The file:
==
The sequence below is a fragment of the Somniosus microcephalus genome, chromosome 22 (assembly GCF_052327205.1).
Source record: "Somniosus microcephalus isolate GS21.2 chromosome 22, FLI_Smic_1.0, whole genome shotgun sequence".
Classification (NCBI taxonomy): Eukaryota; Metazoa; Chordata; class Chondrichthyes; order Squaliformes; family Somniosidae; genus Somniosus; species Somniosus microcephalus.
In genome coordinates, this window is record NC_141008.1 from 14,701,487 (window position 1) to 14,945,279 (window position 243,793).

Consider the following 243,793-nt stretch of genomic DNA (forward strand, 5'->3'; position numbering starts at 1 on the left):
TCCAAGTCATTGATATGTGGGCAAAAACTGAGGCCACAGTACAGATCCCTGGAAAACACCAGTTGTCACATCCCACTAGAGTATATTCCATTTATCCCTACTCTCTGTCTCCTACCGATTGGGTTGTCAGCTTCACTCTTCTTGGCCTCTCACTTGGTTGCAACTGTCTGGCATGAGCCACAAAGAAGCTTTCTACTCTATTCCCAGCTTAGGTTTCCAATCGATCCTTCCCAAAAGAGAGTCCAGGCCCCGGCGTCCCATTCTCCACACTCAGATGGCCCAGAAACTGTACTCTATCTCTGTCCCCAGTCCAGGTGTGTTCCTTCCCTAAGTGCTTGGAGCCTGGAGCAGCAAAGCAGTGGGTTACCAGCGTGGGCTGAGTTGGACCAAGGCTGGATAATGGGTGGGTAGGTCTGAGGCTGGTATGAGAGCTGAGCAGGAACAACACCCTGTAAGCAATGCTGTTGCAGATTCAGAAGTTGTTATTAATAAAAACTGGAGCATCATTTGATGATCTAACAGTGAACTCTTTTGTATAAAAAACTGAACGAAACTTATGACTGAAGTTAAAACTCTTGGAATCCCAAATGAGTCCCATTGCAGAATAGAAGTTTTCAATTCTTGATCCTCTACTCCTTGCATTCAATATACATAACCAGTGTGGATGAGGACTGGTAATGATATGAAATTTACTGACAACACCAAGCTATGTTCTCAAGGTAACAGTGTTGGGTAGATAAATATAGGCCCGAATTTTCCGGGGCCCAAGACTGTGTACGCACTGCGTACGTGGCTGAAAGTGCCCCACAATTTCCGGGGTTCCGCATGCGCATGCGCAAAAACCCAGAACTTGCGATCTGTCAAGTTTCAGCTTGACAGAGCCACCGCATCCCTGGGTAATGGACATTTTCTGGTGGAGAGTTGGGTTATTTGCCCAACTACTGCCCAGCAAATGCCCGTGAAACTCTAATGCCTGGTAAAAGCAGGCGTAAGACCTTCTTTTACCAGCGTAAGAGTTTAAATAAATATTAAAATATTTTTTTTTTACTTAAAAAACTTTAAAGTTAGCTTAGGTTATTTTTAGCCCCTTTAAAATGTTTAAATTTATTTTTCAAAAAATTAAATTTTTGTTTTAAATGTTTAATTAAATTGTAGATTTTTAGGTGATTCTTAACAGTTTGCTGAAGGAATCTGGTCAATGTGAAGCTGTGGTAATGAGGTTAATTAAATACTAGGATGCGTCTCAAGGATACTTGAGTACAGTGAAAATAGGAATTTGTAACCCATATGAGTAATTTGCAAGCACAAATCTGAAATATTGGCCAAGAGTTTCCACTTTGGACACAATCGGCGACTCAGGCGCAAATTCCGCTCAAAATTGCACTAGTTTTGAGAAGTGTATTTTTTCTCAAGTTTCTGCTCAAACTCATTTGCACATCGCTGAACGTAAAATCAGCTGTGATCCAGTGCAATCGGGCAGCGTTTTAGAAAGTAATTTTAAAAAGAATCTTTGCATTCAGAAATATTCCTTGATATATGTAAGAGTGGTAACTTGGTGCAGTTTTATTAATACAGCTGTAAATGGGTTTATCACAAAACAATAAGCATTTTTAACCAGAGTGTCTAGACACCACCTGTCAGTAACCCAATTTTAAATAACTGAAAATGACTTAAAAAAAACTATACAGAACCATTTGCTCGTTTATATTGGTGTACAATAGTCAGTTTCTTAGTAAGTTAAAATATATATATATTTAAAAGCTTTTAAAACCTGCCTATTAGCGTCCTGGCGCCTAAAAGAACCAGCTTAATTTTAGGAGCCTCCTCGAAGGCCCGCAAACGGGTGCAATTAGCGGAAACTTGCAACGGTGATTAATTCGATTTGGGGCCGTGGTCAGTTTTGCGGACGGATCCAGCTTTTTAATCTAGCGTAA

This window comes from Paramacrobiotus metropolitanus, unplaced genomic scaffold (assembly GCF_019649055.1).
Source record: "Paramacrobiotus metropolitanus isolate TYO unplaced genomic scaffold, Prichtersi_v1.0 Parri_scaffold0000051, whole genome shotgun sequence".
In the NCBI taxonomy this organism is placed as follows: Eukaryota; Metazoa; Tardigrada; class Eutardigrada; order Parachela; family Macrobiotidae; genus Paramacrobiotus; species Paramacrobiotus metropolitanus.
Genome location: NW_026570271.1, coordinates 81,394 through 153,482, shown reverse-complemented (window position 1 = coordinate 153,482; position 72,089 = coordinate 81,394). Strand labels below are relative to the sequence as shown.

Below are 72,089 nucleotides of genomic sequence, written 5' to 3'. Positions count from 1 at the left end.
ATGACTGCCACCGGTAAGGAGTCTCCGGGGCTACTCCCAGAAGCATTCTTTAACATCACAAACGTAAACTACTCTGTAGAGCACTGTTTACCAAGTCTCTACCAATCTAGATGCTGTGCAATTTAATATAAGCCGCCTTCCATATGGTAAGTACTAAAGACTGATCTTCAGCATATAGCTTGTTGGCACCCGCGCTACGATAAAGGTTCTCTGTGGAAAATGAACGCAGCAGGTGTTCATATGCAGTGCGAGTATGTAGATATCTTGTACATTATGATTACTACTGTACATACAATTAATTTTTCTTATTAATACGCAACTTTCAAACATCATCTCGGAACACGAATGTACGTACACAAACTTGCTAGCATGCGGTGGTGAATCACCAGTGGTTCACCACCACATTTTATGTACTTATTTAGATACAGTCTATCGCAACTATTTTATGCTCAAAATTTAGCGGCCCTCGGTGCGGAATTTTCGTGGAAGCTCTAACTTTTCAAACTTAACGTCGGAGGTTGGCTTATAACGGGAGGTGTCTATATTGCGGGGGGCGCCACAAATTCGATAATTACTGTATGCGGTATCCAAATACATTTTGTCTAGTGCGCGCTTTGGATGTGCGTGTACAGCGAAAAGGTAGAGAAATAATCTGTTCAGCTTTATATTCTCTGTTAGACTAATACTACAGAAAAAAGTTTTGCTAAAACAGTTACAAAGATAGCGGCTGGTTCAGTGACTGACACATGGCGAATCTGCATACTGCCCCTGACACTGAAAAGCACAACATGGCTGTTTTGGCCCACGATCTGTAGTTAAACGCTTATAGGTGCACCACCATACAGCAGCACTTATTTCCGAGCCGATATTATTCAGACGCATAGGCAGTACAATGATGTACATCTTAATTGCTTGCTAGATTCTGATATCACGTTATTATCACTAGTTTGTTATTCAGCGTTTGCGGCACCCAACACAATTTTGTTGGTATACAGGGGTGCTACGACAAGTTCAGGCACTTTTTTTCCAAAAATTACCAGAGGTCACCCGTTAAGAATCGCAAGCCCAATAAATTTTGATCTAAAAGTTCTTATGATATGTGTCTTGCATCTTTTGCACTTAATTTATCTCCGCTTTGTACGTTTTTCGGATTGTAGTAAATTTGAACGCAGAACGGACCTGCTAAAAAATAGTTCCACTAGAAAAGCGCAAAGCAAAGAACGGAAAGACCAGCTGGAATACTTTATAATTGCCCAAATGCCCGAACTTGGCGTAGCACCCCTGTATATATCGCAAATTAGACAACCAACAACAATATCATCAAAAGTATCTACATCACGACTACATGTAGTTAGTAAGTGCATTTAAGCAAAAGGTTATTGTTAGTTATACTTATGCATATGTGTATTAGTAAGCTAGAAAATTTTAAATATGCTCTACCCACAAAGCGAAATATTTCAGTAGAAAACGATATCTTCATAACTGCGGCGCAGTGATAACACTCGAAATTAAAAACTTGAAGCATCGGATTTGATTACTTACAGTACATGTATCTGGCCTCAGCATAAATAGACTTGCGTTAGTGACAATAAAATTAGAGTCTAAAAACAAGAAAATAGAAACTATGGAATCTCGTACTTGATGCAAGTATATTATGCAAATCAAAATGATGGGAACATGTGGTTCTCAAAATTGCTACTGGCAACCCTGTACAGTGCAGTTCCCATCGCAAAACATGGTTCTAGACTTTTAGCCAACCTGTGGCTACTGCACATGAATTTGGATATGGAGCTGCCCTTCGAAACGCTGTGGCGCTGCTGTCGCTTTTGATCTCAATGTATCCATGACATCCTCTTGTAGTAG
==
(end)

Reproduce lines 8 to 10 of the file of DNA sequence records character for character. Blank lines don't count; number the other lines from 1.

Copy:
Source record: "Paramacrobiotus metropolitanus isolate TYO unplaced genomic scaffold, Prichtersi_v1.0 Parri_scaffold0000051, whole genome shotgun sequence".
In the NCBI taxonomy this organism is placed as follows: Eukaryota; Metazoa; Tardigrada; class Eutardigrada; order Parachela; family Macrobiotidae; genus Paramacrobiotus; species Paramacrobiotus metropolitanus.
Genome location: NW_026570271.1, coordinates 81,394 through 153,482, shown reverse-complemented (window position 1 = coordinate 153,482; position 72,089 = coordinate 81,394). Strand labels below are relative to the sequence as shown.